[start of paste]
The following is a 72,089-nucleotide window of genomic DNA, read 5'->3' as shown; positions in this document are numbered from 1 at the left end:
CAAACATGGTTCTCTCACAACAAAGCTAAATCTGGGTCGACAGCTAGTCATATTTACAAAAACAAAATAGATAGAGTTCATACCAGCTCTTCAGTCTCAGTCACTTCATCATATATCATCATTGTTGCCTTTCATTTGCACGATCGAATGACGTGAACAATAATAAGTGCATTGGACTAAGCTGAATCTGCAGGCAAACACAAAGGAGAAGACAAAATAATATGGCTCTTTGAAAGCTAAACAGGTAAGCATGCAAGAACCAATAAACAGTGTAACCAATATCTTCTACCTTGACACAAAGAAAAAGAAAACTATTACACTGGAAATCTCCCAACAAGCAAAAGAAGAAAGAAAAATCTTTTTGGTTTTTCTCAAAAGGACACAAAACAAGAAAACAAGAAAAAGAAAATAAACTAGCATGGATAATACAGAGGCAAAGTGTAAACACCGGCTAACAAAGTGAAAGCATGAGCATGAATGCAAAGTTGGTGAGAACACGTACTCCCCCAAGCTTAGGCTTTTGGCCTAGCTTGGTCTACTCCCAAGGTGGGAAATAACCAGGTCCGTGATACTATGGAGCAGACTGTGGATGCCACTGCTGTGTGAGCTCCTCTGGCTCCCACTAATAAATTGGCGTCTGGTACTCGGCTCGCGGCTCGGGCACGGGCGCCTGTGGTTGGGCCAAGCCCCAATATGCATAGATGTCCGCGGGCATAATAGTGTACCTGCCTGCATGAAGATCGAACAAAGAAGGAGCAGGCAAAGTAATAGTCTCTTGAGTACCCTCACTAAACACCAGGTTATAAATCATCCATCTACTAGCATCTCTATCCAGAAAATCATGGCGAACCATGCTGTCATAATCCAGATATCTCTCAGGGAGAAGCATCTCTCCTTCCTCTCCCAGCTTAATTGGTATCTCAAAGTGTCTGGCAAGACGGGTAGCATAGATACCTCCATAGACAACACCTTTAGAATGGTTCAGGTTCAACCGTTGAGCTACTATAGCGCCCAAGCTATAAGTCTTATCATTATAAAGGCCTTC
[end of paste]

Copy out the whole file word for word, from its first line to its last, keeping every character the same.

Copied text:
The following is a 72,089-nucleotide window of genomic DNA, read 5'->3' as shown; positions in this document are numbered from 1 at the left end:
CAAACATGGTTCTCTCACAACAAAGCTAAATCTGGGTCGACAGCTAGTCATATTTACAAAAACAAAATAGATAGAGTTCATACCAGCTCTTCAGTCTCAGTCACTTCATCATATATCATCATTGTTGCCTTTCATTTGCACGATCGAATGACGTGAACAATAATAAGTGCATTGGACTAAGCTGAATCTGCAGGCAAACACAAAGGAGAAGACAAAATAATATGGCTCTTTGAAAGCTAAACAGGTAAGCATGCAAGAACCAATAAACAGTGTAACCAATATCTTCTACCTTGACACAAAGAAAAAGAAAACTATTACACTGGAAATCTCCCAACAAGCAAAAGAAGAAAGAAAAATCTTTTTGGTTTTTCTCAAAAGGACACAAAACAAGAAAACAAGAAAAAGAAAATAAACTAGCATGGATAATACAGAGGCAAAGTGTAAACACCGGCTAACAAAGTGAAAGCATGAGCATGAATGCAAAGTTGGTGAGAACACGTACTCCCCCAAGCTTAGGCTTTTGGCCTAGCTTGGTCTACTCCCAAGGTGGGAAATAACCAGGTCCGTGATACTATGGAGCAGACTGTGGATGCCACTGCTGTGTGAGCTCCTCTGGCTCCCACTAATAAATTGGCGTCTGGTACTCGGCTCGCGGCTCGGGCACGGGCGCCTGTGGTTGGGCCAAGCCCCAATATGCATAGATGTCCGCGGGCATAATAGTGTACCTGCCTGCATGAAGATCGAACAAAGAAGGAGCAGGCAAAGTAATAGTCTCTTGAGTACCCTCACTAAACACCAGGTTATAAATCATCCATCTACTAGCATCTCTATCCAGAAAATCATGGCGAACCATGCTGTCATAATCCAGATATCTCTCAGGGAGAAGCATCTCTCCTTCCTCTCCCAGCTTAATTGGTATCTCAAAGTGTCTGGCAAGACGGGTAGCATAGATACCTCCATAGACAACACCTTTAGAATGGTTCAGGTTCAACCGTTGAGCTACTATAGCGCCCAAGCTATAAGTCTTATCATTATAAAGGCCTTC